If Gary is convinced, so am I:

A while ago I thought that small 3D printed drones would not really become a thing. I based this on weight and build size. I could not see how it could be made to work.

I was utterly wrong.

Stepan Dokoupil and Patrik Svida, of 3D Lab Print in the Czech Republic, have created works of art. Scale warbirds and a glider right now but it can only be a hop and skip to making unmanned aircraft that can be reproduced at a low cost as fast as your printer can print.

I cannot begin to imagine how many hours of work have gone into designing these machines.

The thought of being able to email an update of a design or indeed an entirely new design to somebody in the field is delicious. It would create an entirely new sort of relationship with drone designers and customers.

Regulators will also have something else to think about.

I’m convinced locally printed drones have a future. I am late to the party.

Views: 2273

Comment by Joe Renteria on December 6, 2016 at 3:59pm
Absolutely amazing...
Comment by Andrew Rabbitt on December 6, 2016 at 4:53pm

The 3Dlabprints guys have done an amazing job and I'm sorely temped with the P38, but their work has inspired me in the mean time to have a crack at printing my wing design, which I'll post about shortly.  Printing is underway although I'm still working on detail design of half of it.  Printing is a slooooow process at this scale.  Anyway I think they call it concurrency in the military-industrial complex...


Moderator
Comment by RM Aviation on December 6, 2016 at 5:53pm
That p38 is a very nice machine!
I've been 3D printing aircraft for a while now, the trick is getting a lightweight but strong wing section comprised of multiple parts that most 3D printers can manage. These days I print the outer skin with abs or petg in 150mm sections with a special "joiner". These are strengthened by carbon spars which also hold the sections in place. Further strength is added by filling the airfoil with a special core material. These wings can then be smoothed with vapour or heat treatment for a really nice finish. 3d printing allows almost seamless integration of direct drive servos and motor mounts. By the way Andrew, I really like your design work on the hdwing3- very nice.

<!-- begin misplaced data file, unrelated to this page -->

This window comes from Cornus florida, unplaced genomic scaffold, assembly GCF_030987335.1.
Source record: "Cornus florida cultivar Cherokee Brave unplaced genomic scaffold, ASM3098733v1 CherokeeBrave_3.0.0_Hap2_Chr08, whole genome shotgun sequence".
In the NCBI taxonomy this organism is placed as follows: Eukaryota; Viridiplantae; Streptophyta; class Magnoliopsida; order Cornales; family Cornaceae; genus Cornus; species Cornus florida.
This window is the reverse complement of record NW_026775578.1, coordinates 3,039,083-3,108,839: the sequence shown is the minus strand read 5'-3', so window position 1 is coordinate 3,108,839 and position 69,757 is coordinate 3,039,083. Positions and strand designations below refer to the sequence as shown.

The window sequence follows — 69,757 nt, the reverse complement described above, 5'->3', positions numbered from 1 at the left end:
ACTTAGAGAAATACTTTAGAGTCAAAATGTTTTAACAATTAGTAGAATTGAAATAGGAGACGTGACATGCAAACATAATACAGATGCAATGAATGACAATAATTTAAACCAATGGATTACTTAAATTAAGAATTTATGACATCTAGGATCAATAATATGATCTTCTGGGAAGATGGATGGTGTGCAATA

Comment by Jerry Giant on December 6, 2016 at 9:05pm

I have mine printed, but need 9 servos to complete the landing gear and control surfaces... this is huge under taking

Comment by JB on December 6, 2016 at 9:16pm

Nice! 

I really love the wing structure design.


MR60
Comment by Hugues on December 7, 2016 at 12:57pm

beautiful

Comment by L9g on December 7, 2016 at 2:06pm

@Jerry Giant Very beautiful! What is the size and weight of the frame? Thanks!

Comment by Maxime C on December 7, 2016 at 3:16pm

Nice! What 3d printer do you use?

Comment by Jerry Giant on December 8, 2016 at 1:04am

Printing was done on an old home brewed prusa i3, and ultimaker 2 with modified e3d v6 head with a custom extruder. Don't try this at home unless you have at least 100 hours at disposal. these kinda design require huge amount of retraction to get the print done.

I have been doing 3D printing aircraft for years, 3d lab print is an elegant Full Print method and could run your wing load at 30-50g/dm, with 3000mAh battery but no spare for your avionics or payload, the good thing for these birds are very rigid in the sky when doing fast maneuver, but alway buy his latest model, theres also a learning curve himself, for some minor design improvement and print-bility.

Comment by Jerry Giant on December 8, 2016 at 1:13am

for spec plz refer to official website download the pdf

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